Day-to-day Finances

Bankers are just like anybody else, except richer. Mervyn King

Current accounts are central to managing your money on a day-to-day basis. They were once the exclusive preserve of the banks. But since the Building Societies Act 1986 opened the way for building societies to offer many new services, the distinction between banks and building societies has become increasingly blurred, especially in the area of personal banking. What you might expect from a current account is also changing: standard services include not just the usual cheque book, cash card, standing order and direct debit. There are new electronic services as well, including home banking and new ways to pay in shops.

What's on offer is widely promoted. Less clear sometimes are the potential costs involved in using some of these services, and the rights and obligations of you, the customer, and of the bank or building society. This Section looks at the main problem areas and tells you how to avoid or mitigate their effects.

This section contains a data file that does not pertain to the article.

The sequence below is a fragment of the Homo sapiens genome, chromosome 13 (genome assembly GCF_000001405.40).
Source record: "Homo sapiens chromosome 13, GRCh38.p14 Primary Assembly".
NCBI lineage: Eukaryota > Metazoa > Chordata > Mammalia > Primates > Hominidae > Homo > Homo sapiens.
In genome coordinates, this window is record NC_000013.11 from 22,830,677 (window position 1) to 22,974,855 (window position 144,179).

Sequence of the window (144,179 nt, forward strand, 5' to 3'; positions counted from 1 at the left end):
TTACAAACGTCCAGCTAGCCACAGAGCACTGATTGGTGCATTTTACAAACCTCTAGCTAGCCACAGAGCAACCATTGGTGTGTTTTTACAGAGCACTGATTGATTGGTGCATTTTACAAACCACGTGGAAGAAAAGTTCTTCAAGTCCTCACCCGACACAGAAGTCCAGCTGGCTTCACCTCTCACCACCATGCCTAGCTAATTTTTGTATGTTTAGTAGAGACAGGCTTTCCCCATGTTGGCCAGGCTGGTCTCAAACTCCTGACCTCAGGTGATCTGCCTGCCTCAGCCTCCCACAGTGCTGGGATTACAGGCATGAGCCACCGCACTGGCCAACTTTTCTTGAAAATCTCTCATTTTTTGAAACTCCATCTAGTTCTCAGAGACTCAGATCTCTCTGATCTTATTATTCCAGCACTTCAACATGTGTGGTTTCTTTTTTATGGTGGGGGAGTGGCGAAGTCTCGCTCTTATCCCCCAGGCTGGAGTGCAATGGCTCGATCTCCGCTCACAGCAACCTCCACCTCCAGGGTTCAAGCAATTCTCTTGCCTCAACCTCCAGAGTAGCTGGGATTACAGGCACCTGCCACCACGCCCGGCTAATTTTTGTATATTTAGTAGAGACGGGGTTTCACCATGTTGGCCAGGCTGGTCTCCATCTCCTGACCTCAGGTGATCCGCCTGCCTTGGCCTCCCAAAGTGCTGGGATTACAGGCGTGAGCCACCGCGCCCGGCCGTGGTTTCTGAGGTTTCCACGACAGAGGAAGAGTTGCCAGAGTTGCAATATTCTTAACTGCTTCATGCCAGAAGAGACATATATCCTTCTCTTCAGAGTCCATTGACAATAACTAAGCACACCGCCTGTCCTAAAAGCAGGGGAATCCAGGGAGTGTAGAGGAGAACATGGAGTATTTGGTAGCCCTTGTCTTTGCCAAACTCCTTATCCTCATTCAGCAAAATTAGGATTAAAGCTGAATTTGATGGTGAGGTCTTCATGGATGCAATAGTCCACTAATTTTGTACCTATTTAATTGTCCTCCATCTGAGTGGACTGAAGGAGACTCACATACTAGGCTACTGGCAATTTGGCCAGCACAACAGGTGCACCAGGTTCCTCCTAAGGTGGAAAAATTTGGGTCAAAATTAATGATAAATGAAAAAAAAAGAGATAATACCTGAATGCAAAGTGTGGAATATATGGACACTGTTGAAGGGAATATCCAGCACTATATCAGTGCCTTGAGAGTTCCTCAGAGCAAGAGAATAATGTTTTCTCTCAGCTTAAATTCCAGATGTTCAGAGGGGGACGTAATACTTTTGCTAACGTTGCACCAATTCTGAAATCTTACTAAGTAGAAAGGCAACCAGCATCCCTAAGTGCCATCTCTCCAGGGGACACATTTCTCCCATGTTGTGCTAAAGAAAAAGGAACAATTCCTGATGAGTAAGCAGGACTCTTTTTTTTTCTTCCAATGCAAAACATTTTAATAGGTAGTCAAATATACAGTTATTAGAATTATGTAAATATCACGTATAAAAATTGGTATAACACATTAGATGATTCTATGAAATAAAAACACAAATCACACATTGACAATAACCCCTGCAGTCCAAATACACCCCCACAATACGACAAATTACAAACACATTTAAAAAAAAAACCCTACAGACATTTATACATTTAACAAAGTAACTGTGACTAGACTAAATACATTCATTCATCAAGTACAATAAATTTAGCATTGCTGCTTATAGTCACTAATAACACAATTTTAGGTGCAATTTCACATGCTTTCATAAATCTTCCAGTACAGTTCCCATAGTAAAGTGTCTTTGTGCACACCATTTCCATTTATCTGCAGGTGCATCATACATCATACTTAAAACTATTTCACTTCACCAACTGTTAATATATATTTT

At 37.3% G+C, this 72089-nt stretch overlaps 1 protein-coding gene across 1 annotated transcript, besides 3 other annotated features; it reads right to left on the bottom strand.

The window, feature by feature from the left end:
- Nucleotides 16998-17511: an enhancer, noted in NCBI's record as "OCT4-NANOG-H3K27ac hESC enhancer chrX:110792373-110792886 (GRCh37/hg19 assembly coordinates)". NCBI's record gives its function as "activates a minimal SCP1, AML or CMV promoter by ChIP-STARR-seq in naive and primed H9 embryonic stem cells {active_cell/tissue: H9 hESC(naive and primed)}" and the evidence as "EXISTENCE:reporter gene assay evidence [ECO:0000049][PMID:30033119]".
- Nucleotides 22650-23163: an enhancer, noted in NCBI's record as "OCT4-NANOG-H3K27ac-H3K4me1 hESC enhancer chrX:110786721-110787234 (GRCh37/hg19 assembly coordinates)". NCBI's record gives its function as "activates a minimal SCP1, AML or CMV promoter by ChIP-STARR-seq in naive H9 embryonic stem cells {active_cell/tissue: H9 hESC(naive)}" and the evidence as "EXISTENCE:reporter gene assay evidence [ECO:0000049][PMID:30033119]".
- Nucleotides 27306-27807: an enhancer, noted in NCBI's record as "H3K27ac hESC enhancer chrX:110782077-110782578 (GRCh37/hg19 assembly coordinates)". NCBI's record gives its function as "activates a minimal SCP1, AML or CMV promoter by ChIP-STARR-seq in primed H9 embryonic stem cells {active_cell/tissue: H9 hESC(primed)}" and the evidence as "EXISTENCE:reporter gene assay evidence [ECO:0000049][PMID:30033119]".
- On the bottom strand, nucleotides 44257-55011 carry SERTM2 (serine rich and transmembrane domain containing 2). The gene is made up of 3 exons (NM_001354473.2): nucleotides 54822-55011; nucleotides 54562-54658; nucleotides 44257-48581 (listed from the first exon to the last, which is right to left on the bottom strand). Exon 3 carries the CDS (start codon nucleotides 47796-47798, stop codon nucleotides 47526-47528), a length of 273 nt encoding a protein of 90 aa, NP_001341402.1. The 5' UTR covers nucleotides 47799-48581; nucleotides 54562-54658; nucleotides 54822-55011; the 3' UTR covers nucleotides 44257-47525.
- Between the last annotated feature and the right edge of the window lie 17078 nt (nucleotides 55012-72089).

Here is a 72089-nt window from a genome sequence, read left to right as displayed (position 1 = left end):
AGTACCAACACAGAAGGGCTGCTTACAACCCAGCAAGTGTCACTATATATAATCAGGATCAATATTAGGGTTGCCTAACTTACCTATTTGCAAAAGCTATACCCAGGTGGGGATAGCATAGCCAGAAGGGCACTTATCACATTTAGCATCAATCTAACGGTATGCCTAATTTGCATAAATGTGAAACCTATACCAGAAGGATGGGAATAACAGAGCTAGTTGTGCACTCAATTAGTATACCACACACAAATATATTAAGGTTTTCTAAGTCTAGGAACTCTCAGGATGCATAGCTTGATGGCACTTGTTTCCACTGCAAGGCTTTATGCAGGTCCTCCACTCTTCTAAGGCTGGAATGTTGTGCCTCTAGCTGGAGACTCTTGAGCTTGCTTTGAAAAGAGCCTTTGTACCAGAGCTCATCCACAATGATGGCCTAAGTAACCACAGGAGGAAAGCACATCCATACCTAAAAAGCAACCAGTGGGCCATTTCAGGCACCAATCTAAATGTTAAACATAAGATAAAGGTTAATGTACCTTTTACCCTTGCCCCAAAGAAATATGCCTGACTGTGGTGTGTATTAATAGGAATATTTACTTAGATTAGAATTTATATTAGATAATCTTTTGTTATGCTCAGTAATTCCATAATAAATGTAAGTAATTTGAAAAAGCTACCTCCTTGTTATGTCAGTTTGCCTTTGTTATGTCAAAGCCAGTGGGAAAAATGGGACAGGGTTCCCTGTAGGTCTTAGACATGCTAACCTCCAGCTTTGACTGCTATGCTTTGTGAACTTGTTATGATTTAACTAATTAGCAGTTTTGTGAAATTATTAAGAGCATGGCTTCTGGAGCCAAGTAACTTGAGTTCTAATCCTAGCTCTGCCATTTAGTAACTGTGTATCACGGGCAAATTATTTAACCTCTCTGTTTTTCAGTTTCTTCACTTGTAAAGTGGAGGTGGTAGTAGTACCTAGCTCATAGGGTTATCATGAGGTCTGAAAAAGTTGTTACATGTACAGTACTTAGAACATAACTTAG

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Trading Checks

Where from? Trading check companies.

How they work A trading check is a document with a value normally between £4 and £60 which can be exchanged for goods in specified shops. Each purchase is deducted from the value of the check. `Vouchers' are similar to trading checks but may be valued up to £1000 and can usually be used only to make specific, more expensive purchases in specified shops.

Trading checks are delivered to the borrower by an agent who then calls each week to collect repayments. These are fixed at the outset and are usually spread over a period of... see: Trading Checks


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